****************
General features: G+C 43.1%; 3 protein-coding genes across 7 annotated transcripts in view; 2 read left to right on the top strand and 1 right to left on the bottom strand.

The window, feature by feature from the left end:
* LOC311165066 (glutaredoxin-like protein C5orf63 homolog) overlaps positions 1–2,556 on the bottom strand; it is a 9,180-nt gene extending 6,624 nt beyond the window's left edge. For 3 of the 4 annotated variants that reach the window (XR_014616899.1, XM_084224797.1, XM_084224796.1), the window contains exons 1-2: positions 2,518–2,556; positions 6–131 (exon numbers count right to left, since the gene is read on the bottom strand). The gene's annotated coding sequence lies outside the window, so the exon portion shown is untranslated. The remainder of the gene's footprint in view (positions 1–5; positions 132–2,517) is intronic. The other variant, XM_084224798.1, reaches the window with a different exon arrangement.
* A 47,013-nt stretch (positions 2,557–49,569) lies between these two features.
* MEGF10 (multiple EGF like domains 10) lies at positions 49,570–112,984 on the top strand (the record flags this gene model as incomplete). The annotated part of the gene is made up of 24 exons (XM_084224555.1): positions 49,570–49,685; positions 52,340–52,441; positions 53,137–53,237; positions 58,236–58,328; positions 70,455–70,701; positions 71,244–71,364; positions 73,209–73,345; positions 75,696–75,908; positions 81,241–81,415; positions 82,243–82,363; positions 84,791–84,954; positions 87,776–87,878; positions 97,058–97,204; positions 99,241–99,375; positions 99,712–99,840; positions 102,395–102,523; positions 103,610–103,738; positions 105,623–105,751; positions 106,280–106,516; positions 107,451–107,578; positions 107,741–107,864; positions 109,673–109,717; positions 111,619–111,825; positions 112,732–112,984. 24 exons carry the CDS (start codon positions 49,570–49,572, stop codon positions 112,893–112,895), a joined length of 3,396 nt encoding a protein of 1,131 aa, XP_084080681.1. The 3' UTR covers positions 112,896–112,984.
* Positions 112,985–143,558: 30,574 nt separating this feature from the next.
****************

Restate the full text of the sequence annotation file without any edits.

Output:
General features: G+C 43.1%; 3 protein-coding genes across 7 annotated transcripts in view; 2 read left to right on the top strand and 1 right to left on the bottom strand.

The window, feature by feature from the left end:
* LOC311165066 (glutaredoxin-like protein C5orf63 homolog) overlaps positions 1–2,556 on the bottom strand; it is a 9,180-nt gene extending 6,624 nt beyond the window's left edge. For 3 of the 4 annotated variants that reach the window (XR_014616899.1, XM_084224797.1, XM_084224796.1), the window contains exons 1-2: positions 2,518–2,556; positions 6–131 (exon numbers count right to left, since the gene is read on the bottom strand). The gene's annotated coding sequence lies outside the window, so the exon portion shown is untranslated. The remainder of the gene's footprint in view (positions 1–5; positions 132–2,517) is intronic. The other variant, XM_084224798.1, reaches the window with a different exon arrangement.
* A 47,013-nt stretch (positions 2,557–49,569) lies between these two features.
* MEGF10 (multiple EGF like domains 10) lies at positions 49,570–112,984 on the top strand (the record flags this gene model as incomplete). The annotated part of the gene is made up of 24 exons (XM_084224555.1): positions 49,570–49,685; positions 52,340–52,441; positions 53,137–53,237; positions 58,236–58,328; positions 70,455–70,701; positions 71,244–71,364; positions 73,209–73,345; positions 75,696–75,908; positions 81,241–81,415; positions 82,243–82,363; positions 84,791–84,954; positions 87,776–87,878; positions 97,058–97,204; positions 99,241–99,375; positions 99,712–99,840; positions 102,395–102,523; positions 103,610–103,738; positions 105,623–105,751; positions 106,280–106,516; positions 107,451–107,578; positions 107,741–107,864; positions 109,673–109,717; positions 111,619–111,825; positions 112,732–112,984. 24 exons carry the CDS (start codon positions 49,570–49,572, stop codon positions 112,893–112,895), a joined length of 3,396 nt encoding a protein of 1,131 aa, XP_084080681.1. The 3' UTR covers positions 112,896–112,984.
* Positions 112,985–143,558: 30,574 nt separating this feature from the next.